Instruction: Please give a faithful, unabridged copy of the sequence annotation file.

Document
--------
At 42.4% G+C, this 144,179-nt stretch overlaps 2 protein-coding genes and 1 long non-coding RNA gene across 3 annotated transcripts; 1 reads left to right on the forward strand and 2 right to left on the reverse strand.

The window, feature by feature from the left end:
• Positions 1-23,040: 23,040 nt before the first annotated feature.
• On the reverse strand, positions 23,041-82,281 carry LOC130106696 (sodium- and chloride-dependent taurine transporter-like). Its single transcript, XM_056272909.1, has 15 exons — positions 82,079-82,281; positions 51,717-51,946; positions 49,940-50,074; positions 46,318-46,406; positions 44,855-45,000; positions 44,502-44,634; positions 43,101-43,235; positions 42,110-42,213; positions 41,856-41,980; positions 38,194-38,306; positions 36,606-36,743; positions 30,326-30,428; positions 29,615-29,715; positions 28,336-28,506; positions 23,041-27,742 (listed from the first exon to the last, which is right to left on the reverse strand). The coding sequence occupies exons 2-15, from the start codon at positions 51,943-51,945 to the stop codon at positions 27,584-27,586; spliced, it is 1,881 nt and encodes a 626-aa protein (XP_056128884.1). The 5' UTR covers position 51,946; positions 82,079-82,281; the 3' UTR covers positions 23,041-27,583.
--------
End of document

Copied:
At 42.4% G+C, this 144,179-nt stretch overlaps 2 protein-coding genes and 1 long non-coding RNA gene across 3 annotated transcripts; 1 reads left to right on the forward strand and 2 right to left on the reverse strand.

The window, feature by feature from the left end:
• Positions 1-23,040: 23,040 nt before the first annotated feature.
• On the reverse strand, positions 23,041-82,281 carry LOC130106696 (sodium- and chloride-dependent taurine transporter-like). Its single transcript, XM_056272909.1, has 15 exons — positions 82,079-82,281; positions 51,717-51,946; positions 49,940-50,074; positions 46,318-46,406; positions 44,855-45,000; positions 44,502-44,634; positions 43,101-43,235; positions 42,110-42,213; positions 41,856-41,980; positions 38,194-38,306; positions 36,606-36,743; positions 30,326-30,428; positions 29,615-29,715; positions 28,336-28,506; positions 23,041-27,742 (listed from the first exon to the last, which is right to left on the reverse strand). The coding sequence occupies exons 2-15, from the start codon at positions 51,943-51,945 to the stop codon at positions 27,584-27,586; spliced, it is 1,881 nt and encodes a 626-aa protein (XP_056128884.1). The 5' UTR covers position 51,946; positions 82,079-82,281; the 3' UTR covers positions 23,041-27,583.